Professor, Sydney Nursing School, Faculty of Medicine and Health, Adjunct Professor, School of Public Health, Visiting Fellow, National Centre for Immunisation Research and Surveillance. Professor Leask has led a study of community awareness, perceptions and behaviour about COVID-19, its prevention and management, and risk communication. Professor Leask is a public health researcher focusing on vaccination and infectious disease risk communication. She is an advisor to the World Health Organization and was named overall and global category winner in the 2019 AFR 100 Women of Influence.

Dr Christian Ehnis

Dr Ehnis is leading a project to study the role of social media in individual and collective meaning making. “Infectious Diseases and “Infodemics” – The Role of Social Media in Individual and Collective Meaning Making”. Dr Ehnis studies how emergency management organisations, such as police forces and fire departments, utilise social media in emergencies and disasters to interact with the general public.

Professor Deborah Bunker

Professor of Business Information Systems, Sydney Business School. Prof Bunker is collaborating on the “Infectious Diseases and “Infodemics” – The Role of Social Media in Individual and Collective Meaning Making” project. Professor Bunker is a leading scholar in organisational collaboration and change management in complex organisational and environmental settings.

Professor Nick Enfield

Professor of Linguistics, Director of Sydney Social Sciences and Humanities Advanced Research Centre, Faculty of Arts and Social Sciences. Professor Enfield is studying the role of bad information and flawed cognition in the spread of COVID-19 and how it is spread on English and Mandarin language online outlets. He is also exploring whether it is possible to ‘inoculate’ people against bad information. Professor Enfield is head of a Research Excellence Initiative on The Crisis of Post-Truth Discourse.

Society and impact

Professor John Nelson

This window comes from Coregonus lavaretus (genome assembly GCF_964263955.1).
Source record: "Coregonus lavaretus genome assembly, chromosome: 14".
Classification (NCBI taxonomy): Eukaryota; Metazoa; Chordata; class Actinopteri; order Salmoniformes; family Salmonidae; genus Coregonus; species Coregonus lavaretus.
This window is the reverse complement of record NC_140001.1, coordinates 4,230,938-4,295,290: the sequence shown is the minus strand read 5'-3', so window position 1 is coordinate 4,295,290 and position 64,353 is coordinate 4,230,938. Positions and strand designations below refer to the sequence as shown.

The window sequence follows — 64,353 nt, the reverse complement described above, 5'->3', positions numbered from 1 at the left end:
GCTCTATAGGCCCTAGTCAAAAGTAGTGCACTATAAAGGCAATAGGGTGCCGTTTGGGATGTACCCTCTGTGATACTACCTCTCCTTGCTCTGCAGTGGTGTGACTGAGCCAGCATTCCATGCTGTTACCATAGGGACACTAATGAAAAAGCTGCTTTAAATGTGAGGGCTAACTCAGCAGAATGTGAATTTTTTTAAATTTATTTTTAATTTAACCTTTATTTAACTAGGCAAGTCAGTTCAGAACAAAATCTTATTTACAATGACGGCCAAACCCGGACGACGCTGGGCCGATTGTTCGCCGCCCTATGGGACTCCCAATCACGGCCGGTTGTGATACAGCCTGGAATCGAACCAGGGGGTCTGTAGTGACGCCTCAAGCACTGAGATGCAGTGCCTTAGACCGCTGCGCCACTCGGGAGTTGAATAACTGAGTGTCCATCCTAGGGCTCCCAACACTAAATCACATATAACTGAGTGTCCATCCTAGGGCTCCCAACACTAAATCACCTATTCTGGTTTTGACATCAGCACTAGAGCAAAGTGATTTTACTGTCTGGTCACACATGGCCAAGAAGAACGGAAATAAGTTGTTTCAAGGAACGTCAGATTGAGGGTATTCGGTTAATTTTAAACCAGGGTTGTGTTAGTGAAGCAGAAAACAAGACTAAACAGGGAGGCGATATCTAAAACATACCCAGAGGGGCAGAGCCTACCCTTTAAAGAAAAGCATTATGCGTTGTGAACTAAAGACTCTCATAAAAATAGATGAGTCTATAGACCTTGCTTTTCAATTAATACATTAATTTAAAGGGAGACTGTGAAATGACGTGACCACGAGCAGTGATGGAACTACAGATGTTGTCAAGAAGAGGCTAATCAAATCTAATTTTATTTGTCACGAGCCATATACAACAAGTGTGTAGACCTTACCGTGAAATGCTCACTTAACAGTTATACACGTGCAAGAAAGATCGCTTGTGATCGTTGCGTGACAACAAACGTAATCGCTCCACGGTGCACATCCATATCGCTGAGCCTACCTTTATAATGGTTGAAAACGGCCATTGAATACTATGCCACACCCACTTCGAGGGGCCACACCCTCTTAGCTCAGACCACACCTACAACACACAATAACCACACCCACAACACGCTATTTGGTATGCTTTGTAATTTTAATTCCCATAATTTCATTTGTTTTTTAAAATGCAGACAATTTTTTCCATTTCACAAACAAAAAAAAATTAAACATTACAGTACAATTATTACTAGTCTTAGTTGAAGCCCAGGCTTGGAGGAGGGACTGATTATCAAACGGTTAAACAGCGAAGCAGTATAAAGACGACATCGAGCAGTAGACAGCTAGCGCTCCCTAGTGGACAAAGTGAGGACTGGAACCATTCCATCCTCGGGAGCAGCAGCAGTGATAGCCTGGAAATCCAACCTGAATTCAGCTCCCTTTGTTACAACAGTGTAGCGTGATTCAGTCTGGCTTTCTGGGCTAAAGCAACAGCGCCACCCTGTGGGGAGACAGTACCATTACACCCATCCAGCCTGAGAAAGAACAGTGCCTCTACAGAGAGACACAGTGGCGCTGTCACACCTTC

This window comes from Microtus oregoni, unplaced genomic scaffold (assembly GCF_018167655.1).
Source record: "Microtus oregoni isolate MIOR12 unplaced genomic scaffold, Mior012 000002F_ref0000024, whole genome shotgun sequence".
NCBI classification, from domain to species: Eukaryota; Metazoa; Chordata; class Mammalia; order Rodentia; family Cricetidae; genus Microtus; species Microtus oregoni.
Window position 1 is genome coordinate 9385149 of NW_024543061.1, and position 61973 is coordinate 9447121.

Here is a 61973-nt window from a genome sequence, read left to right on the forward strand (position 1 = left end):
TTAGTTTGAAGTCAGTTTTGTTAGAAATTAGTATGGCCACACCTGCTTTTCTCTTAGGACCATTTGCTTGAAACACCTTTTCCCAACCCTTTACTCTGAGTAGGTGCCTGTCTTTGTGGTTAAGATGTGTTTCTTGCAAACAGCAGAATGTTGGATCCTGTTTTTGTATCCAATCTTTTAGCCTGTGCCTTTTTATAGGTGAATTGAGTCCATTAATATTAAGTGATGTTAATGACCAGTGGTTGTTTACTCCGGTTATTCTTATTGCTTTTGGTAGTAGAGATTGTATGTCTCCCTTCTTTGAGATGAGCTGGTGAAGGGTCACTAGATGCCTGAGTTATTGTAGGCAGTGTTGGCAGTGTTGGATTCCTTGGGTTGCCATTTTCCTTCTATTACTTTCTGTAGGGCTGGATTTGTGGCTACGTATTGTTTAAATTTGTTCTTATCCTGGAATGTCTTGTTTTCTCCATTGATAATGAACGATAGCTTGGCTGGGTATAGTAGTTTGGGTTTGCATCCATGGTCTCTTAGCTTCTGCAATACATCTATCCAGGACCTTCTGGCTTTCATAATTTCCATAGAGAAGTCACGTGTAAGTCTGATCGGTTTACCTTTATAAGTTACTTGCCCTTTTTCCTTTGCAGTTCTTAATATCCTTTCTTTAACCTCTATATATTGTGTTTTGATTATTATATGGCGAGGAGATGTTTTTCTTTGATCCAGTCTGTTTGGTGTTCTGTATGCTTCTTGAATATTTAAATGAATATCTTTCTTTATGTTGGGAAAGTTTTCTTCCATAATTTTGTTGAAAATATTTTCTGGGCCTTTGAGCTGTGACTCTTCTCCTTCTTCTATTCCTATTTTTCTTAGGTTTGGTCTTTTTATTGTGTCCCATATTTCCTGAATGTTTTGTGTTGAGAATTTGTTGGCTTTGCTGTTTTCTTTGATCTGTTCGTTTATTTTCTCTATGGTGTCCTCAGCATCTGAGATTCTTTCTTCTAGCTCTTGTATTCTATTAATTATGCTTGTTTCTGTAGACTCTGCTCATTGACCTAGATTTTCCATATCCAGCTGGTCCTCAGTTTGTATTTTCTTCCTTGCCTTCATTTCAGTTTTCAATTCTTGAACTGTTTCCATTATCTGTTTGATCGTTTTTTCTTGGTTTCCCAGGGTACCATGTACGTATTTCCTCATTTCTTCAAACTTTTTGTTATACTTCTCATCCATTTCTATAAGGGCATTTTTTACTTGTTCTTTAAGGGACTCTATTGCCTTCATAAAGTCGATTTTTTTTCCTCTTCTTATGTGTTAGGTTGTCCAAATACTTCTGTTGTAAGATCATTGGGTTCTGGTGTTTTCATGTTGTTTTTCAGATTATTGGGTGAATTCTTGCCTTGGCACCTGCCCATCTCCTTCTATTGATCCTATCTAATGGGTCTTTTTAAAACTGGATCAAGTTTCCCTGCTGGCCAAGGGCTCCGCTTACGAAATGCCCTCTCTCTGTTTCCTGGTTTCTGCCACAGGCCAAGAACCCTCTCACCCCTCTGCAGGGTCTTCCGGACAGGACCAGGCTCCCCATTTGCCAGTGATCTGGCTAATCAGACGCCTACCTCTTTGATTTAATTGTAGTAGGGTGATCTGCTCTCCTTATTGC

Chair of Public Transport, Institute of Transport and Logistics Studies, Sydney Business School. The Institute has conducted a survey to determine how prepared business is for mobility shocks. It also looks at air quality changes from a reduction in commuting and remote work and productivity in different sectors. His interests include new technologies to improve transport systems as well as the policy frameworks and regulatory regimes necessary to achieve sustainable mobility.

Professor Matthew Beck

Professor in Infrastructure Management, Institute of Transport and Logistics Studies, Sydney Business School. Professor Beck has analysed the impact of the COVID-19 crisis on air travel at a global level and looked at some possible futures for the sector post-crisis. Professor Beck specialises in behavioural economics and modelling.

A/Professor Stephen Clibborn

Associate Professor in the Discipline of Work and Organisational Studies, Sydney Business School. Dr Clibborn and Associate Professor Chris F Wright from the Business School published an article on the link between the protection of temporary migrants and public health, specifically temporary migrant workers who were not eligible for the JobKeeper payment. This was based on their research “A guest-worker state? The declining power and agency of migrant labour in Australia” published in The Economic and Labour Relations Review.